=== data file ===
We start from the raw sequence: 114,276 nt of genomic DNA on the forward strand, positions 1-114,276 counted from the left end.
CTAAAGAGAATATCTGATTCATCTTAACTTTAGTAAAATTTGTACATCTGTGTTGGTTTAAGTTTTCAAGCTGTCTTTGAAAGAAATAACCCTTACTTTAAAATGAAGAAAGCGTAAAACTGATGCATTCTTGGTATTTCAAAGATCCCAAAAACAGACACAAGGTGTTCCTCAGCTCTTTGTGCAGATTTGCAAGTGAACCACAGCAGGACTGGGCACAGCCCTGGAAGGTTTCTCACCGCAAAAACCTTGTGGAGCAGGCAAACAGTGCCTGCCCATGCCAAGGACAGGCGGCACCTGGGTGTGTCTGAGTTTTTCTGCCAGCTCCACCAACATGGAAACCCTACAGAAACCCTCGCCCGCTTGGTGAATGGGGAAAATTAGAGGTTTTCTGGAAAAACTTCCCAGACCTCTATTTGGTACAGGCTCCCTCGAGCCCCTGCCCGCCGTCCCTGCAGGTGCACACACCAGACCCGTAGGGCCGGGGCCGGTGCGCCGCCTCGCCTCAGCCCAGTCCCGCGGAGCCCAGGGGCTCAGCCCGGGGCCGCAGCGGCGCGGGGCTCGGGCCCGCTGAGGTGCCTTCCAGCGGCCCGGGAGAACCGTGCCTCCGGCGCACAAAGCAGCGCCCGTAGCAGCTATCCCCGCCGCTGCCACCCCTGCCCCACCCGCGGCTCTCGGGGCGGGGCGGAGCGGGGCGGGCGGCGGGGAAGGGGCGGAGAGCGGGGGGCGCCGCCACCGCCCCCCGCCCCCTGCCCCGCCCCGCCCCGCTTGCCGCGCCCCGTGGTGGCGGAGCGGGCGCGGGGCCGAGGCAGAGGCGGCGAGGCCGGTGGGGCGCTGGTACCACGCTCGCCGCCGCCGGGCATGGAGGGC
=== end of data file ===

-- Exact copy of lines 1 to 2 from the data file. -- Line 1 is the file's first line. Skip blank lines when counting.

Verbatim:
We start from the raw sequence: 114,276 nt of genomic DNA on the forward strand, positions 1-114,276 counted from the left end.
CTAAAGAGAATATCTGATTCATCTTAACTTTAGTAAAATTTGTACATCTGTGTTGGTTTAAGTTTTCAAGCTGTCTTTGAAAGAAATAACCCTTACTTTAAAATGAAGAAAGCGTAAAACTGATGCATTCTTGGTATTTCAAAGATCCCAAAAACAGACACAAGGTGTTCCTCAGCTCTTTGTGCAGATTTGCAAGTGAACCACAGCAGGACTGGGCACAGCCCTGGAAGGTTTCTCACCGCAAAAACCTTGTGGAGCAGGCAAACAGTGCCTGCCCATGCCAAGGACAGGCGGCACCTGGGTGTGTCTGAGTTTTTCTGCCAGCTCCACCAACATGGAAACCCTACAGAAACCCTCGCCCGCTTGGTGAATGGGGAAAATTAGAGGTTTTCTGGAAAAACTTCCCAGACCTCTATTTGGTACAGGCTCCCTCGAGCCCCTGCCCGCCGTCCCTGCAGGTGCACACACCAGACCCGTAGGGCCGGGGCCGGTGCGCCGCCTCGCCTCAGCCCAGTCCCGCGGAGCCCAGGGGCTCAGCCCGGGGCCGCAGCGGCGCGGGGCTCGGGCCCGCTGAGGTGCCTTCCAGCGGCCCGGGAGAACCGTGCCTCCGGCGCACAAAGCAGCGCCCGTAGCAGCTATCCCCGCCGCTGCCACCCCTGCCCCACCCGCGGCTCTCGGGGCGGGGCGGAGCGGGGCGGGCGGCGGGGAAGGGGCGGAGAGCGGGGGGCGCCGCCACCGCCCCCCGCCCCCTGCCCCGCCCCGCCCCGCTTGCCGCGCCCCGTGGTGGCGGAGCGGGCGCGGGGCCGAGGCAGAGGCGGCGAGGCCGGTGGGGCGCTGGTACCACGCTCGCCGCCGCCGGGCATGGAGGGC